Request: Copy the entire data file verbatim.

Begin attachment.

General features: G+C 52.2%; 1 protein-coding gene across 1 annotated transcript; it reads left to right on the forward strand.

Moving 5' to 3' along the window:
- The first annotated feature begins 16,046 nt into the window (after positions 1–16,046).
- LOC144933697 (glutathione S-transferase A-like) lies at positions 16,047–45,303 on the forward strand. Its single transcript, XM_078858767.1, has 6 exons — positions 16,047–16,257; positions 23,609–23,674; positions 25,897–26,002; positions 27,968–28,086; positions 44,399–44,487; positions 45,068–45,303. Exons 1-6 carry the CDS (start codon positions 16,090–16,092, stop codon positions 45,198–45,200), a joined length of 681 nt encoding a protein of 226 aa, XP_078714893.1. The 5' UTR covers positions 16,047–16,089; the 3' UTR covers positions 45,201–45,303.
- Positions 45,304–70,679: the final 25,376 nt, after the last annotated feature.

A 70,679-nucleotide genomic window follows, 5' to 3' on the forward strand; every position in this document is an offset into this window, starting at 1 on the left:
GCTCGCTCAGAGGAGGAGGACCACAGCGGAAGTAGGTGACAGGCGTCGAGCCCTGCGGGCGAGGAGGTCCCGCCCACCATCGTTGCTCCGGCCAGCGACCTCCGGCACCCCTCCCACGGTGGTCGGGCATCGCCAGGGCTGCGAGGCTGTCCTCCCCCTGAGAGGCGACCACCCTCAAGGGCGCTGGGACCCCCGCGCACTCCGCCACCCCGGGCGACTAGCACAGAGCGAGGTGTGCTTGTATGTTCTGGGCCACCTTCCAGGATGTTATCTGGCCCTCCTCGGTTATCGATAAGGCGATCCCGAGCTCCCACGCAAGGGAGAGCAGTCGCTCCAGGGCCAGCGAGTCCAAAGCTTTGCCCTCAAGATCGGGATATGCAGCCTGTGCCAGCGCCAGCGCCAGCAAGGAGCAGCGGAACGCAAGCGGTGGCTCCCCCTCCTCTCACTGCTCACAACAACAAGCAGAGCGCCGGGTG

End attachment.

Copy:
General features: G+C 52.2%; 1 protein-coding gene across 1 annotated transcript; it reads left to right on the forward strand.

Moving 5' to 3' along the window:
- The first annotated feature begins 16,046 nt into the window (after positions 1–16,046).
- LOC144933697 (glutathione S-transferase A-like) lies at positions 16,047–45,303 on the forward strand. Its single transcript, XM_078858767.1, has 6 exons — positions 16,047–16,257; positions 23,609–23,674; positions 25,897–26,002; positions 27,968–28,086; positions 44,399–44,487; positions 45,068–45,303. Exons 1-6 carry the CDS (start codon positions 16,090–16,092, stop codon positions 45,198–45,200), a joined length of 681 nt encoding a protein of 226 aa, XP_078714893.1. The 5' UTR covers positions 16,047–16,089; the 3' UTR covers positions 45,201–45,303.
- Positions 45,304–70,679: the final 25,376 nt, after the last annotated feature.

A 70,679-nucleotide genomic window follows, 5' to 3' on the forward strand; every position in this document is an offset into this window, starting at 1 on the left:
GCTCGCTCAGAGGAGGAGGACCACAGCGGAAGTAGGTGACAGGCGTCGAGCCCTGCGGGCGAGGAGGTCCCGCCCACCATCGTTGCTCCGGCCAGCGACCTCCGGCACCCCTCCCACGGTGGTCGGGCATCGCCAGGGCTGCGAGGCTGTCCTCCCCCTGAGAGGCGACCACCCTCAAGGGCGCTGGGACCCCCGCGCACTCCGCCACCCCGGGCGACTAGCACAGAGCGAGGTGTGCTTGTATGTTCTGGGCCACCTTCCAGGATGTTATCTGGCCCTCCTCGGTTATCGATAAGGCGATCCCGAGCTCCCACGCAAGGGAGAGCAGTCGCTCCAGGGCCAGCGAGTCCAAAGCTTTGCCCTCAAGATCGGGATATGCAGCCTGTGCCAGCGCCAGCGCCAGCAAGGAGCAGCGGAACGCAAGCGGTGGCTCCCCCTCCTCTCACTGCTCACAACAACAAGCAGAGCGCCGGGTG